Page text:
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Inbound Marketing Blog

    20 Digital Influencers Share Inbound PR Tips For #SMB

    Posted by Bill Faeth

    Inbound + PR = Marketing Brilliance

    As a small business owner, you might be a bit confused about PR and inbound marketing. If you’re lost and need a little guidance, take the following advice from some of the marketing industry’s thought leaders.

    1. Figure out your personal brand and promote the heck out of it.

    Personal branding is about finding what makes you unique and special in the marketplace, and then communicating that through different channels to the people you want to target. It's not about mass marketing yourself,” says @DanSchawbel, personal branding expert and bestselling author of Promote Yourself. “Start small, choose a niche, and gain visibility. Once you've established yourself, you can bite off a larger market share.”

    2. Bring your brand to life.

    “People don’t buy from companies, they buy from people,” says @VedranTomic of Small Business Trends. “Make your company more human by featuring your employees on the “about us” page. Use real people, not models, for the pictures on your site. This lets your visitors and potential customers know that they will be dealing with real people when they call.”

    3. Hire the right people.

    Rand Fishkin (@randfish) of Moz.com says, The people you hire will have a huge impact on your success. Seek out those who are already doing great work in their spare/for themselves/for fun.”

    4. Social media is one of the best free PR tools out there.

    Most small businesses do not have a huge advertising budget. Social media is the small business owner’s friend. There is no charge to create company pages on sites like Facebook, Twitter, Google+, and Instagram. Posting quality information on social media sites daily gets your brand in front of people regularly.

    5. Include calls-to-action in social media posts.

    “I collected all the posts on the top 10,000 most-liked Facebook pages and compared posts that contained the words ‘like,’ ‘comment,’ and ‘share.’ I found that posts that included a call-to-action got more of the specific action they mentioned,” says @DanZarrella, HubSpot’s social media scientist.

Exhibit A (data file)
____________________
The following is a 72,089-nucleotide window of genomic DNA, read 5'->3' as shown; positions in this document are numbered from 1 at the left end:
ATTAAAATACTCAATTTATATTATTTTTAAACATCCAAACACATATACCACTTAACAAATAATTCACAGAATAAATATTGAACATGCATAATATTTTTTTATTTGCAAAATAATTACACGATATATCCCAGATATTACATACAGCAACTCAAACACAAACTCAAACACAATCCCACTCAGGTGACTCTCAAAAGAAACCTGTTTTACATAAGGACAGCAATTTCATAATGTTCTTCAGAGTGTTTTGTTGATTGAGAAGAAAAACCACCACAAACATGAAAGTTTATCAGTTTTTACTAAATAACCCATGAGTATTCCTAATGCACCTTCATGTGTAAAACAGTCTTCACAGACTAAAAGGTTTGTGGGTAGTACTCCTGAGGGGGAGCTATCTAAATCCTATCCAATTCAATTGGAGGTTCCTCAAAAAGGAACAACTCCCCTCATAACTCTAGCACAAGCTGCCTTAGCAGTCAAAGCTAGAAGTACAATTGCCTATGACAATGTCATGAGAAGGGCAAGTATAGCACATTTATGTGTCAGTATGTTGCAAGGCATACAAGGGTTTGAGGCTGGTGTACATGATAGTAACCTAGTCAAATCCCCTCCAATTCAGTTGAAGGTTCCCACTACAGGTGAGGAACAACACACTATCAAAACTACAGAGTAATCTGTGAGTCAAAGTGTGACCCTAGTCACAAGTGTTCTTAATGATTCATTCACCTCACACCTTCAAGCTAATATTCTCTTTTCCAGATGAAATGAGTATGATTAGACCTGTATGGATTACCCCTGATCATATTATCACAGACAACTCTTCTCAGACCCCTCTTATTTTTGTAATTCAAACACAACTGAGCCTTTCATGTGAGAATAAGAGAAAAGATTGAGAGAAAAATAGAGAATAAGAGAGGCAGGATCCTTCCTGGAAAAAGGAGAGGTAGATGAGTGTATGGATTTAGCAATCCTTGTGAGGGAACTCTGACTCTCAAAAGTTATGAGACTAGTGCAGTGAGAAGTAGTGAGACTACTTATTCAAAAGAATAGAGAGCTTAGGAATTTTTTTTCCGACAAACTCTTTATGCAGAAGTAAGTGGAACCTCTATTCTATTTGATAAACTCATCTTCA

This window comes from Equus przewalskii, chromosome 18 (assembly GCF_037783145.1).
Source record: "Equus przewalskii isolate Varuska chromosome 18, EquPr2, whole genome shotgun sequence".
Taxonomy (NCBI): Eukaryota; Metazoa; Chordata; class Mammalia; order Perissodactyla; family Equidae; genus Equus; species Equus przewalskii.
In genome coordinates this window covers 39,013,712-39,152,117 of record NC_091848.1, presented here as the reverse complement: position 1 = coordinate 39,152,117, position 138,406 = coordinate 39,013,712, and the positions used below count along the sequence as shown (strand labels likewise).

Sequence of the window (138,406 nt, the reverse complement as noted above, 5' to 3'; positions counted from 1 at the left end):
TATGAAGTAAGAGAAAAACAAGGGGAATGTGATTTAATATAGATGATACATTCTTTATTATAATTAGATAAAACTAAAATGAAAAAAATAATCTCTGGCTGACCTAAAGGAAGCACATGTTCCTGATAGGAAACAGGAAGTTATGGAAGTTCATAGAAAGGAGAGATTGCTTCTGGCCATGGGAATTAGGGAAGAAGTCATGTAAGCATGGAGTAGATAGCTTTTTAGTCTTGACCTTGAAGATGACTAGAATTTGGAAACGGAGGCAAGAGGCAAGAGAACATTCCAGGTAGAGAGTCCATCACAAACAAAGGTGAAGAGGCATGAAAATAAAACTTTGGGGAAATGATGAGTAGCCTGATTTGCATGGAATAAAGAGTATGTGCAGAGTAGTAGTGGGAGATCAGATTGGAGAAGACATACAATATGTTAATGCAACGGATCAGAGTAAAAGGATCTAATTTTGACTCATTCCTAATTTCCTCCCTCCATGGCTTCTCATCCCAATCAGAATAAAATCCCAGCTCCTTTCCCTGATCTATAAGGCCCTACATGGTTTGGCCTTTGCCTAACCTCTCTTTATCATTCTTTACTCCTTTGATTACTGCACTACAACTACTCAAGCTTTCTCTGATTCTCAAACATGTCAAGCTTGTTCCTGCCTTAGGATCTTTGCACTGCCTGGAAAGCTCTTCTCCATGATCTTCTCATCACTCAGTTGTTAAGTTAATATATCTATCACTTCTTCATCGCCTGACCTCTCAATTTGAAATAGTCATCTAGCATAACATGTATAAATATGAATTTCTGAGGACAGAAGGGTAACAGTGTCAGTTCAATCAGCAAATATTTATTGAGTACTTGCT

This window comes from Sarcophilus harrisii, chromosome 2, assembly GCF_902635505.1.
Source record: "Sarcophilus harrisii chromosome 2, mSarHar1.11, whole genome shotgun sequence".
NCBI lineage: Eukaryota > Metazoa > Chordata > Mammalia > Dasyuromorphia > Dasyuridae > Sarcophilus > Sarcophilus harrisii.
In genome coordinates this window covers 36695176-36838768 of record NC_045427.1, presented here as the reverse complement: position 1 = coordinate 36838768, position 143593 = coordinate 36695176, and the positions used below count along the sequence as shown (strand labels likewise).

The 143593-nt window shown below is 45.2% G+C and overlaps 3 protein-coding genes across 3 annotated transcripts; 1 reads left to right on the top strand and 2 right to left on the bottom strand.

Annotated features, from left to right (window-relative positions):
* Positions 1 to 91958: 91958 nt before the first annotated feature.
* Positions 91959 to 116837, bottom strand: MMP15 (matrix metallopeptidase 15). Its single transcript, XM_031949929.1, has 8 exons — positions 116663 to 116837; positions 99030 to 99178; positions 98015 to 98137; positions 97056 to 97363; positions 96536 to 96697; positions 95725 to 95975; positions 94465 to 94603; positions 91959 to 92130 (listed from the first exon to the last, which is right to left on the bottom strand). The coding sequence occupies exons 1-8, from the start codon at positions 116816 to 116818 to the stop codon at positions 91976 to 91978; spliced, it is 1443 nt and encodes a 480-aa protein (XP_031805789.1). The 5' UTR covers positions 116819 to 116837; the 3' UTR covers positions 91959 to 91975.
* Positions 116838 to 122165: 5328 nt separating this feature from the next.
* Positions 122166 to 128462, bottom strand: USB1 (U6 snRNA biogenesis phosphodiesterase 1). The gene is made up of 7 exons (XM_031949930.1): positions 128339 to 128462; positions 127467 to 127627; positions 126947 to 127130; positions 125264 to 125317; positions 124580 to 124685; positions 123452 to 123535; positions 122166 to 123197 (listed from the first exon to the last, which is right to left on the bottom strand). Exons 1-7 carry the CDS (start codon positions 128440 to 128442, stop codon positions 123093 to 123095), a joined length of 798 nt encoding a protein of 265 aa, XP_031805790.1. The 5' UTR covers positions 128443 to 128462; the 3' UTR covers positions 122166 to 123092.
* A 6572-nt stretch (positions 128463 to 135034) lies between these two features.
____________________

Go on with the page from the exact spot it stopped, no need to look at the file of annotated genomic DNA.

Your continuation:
6. Vary the channels through which you reach potential customers.

    According to marketing strategist Dan Meerman Scott (@dmscott), “PR is about reaching your audience. There are many more ways to do that than just via the media: Great website content, YouTube videos, blog posts, ebooks, charts, graphs, photos, a Twitter feed, a presence in Foursquare, Instagram, and so much more.

    7. Keep track of what social media platforms your target audience uses.

    “The fastest growing age bracket on Twitter is 55-65 year olds, while it’s 45 to 54 year olds on Facebook.  So basically it’s grandparents on Twitter and parents on Facebook,” says @MackCollier. It only takes a minute of research to find out what platforms are most popular with your target audience.  

    8. Engage your audience…

    Speaking of social media, one of the best ways to get customers’ attention is to interact with them through those social media channels. Thank users for following you. Answer their tweets or status updates when they mention you. Offer followers certain discounts or hold special sales or contests via social media. Get customers and clients involved by interacting with them.

    9. …but don’t overwhelm them!

    Your customers don’t want to be inundated with content. The last thing they want is for their social media feeds to be flooded with advertisement. Understanding customer journeys and engaging customers at the right moments along that path is more important – and something that really allows the promise of content to connect with social media,” says @RohitBhargava, founder of the Influential Marketing Group.

    10. Address negative feedback.

    Don’t ignore those negative reviews or comments. Address them in a courteous manner and offer to remedy whatever issue the customer or client has with you. “The number one rule when responding to all criticism, even the negative type, is to stay positive,” says Mashable’s Josh Catone (@catone). “Adding more negativity to the conversation by letting yourself be drawn into a fight with a customer or user will only reflect poorly on your business.”